As I said, moving takes over everything so we haven’t had time for much. But we have made time to explore the countryside around our new house. We are so lucky to be able to live in the cutest little village now, with lots of fields and hedgerows. But no matter where you are, there is usually a field or a park or a pick your own or a community garden where you can:
It’s a bit late in the year and a lot has been picked over, but we found rose hips, haws, sloes, bullace, damsons, and of course blackberries. There will hopefully be enough to make at least one jar of hedgerow jam or chutney for the Winter. And it is just fun to do!
What are you reading/eating/doing this October?
I will hopefully be back with another post before the end of October, as things settle in. As soon as the books are unpacked I will have to have another read of Squashed, for sure!
I’ll leave you with a poem for those of us who are all about this time of year and the coziness it brings!
Book: The Willow Flute: a North Country Tale written and illustrated by D. William Johnson
1975, Little, Brown and Company.
Goodbye Winter! Many flowers are out now: snowdrops, crocuses, and daffodils. The mornings and evenings are lighter. Now when I have to get up before 6 am there is a slight brightness to the sky, which makes it a lot easier to drag myself out of bed!
However, it is still very, very cold — colder than it was in December (we’ve had a very weird Winter here). So here is a book for cold weather that looks forward to Spring.
The Willow Flute tells the story of Lewis Shrew, who lives in a great forest. One March evening, Lewis puts on his “boots and his old overcoat, his muffler and his mittens” to go out into “the white woods” to gather twigs for firewood.
When he goes out into the woods and sniffs the air, the woods seem different, even though they are still covered in ice and snow. But “a hint of springtime swirled in the wind.” After gathering twigs, Lewis sits down to rest and falls asleep. When he wakes he is disoriented by the night and cold, and he longs for his house and a cheery fire.
Lost and scared to go out on the surface because of owls, he starts to tunnel under the snow. His clothes are soon torn and he loses his muffler.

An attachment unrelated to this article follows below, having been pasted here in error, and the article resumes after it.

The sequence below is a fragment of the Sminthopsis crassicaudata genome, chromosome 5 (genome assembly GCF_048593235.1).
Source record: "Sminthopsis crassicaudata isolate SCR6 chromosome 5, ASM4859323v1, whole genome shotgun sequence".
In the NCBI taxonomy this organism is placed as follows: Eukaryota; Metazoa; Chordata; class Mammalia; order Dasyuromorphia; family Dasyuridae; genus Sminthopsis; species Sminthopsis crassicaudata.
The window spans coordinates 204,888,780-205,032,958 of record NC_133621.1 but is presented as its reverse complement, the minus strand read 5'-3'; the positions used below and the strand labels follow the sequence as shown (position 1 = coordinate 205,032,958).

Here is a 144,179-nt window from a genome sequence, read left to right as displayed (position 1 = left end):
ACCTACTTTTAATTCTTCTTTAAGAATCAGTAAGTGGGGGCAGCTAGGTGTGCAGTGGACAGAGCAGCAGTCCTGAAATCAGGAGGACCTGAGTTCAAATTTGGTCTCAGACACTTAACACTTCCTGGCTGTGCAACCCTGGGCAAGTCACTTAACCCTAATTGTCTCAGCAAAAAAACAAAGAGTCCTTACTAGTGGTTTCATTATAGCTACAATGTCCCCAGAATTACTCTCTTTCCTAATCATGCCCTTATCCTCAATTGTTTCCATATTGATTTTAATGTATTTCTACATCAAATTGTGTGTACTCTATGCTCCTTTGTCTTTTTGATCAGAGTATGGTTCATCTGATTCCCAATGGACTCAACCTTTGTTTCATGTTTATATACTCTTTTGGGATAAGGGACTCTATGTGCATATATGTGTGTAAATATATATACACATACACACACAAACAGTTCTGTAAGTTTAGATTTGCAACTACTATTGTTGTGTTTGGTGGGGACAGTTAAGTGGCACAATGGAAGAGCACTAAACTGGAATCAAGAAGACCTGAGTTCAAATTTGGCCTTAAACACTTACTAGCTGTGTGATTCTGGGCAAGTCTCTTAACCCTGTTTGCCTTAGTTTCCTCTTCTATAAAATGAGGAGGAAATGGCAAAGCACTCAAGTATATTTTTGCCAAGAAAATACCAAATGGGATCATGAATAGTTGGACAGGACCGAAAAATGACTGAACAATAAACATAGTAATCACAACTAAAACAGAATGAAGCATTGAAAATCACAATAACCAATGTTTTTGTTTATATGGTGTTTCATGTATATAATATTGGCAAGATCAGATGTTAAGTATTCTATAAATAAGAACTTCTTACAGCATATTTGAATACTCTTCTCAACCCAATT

Eventually he finds shelter in an abandoned cabin. There he finds a willow flute and plays it.
As he plays, the world begins to warm and thaw. Rain falls and melts the snow, and Lewis can now see his own house. It’s a very interesting moment when Lewis begins to play the flute, as the black and white illustrations begin to have color, starting with himself:
This is a strange little book. The writing is simple and straightforward:
“He paused to breathe the good air. The sun sparkled through the trees and caught on the wonderful flute; a robin landed in a pine tree and green things were thinking of growing.”
But the illustrations are idiosyncratic and striking, done in a very bold and graphic style in black & white, with the interesting choice to bring color in gradually with the arrival of Spring. Older children could explore these stylistic choices in art, with the creative use of hatching and crosshatching, detail and negative space, and other techniques to create an interesting image with just pen and ink.
Another interesting idea would be to explore the story itself, as the author makes the interesting choice to not really explain many things — whose cabin is it? How does the magic flute work? What is the meaning of the cryptic sign (“The bird, whistle please”) which is on the cabin door? Who put it there? Why? These could all be good prompts for creative writing.
This is a very interesting book in and of itself, and suitable for all ages. I myself have certainly had the experience of going out of doors in late Winter and finding that something is subtly different — a hint of Springtime is in the air. I have felt that this year already, but right now it is cold! It may well be where you are too. So here are some cold weather recipes.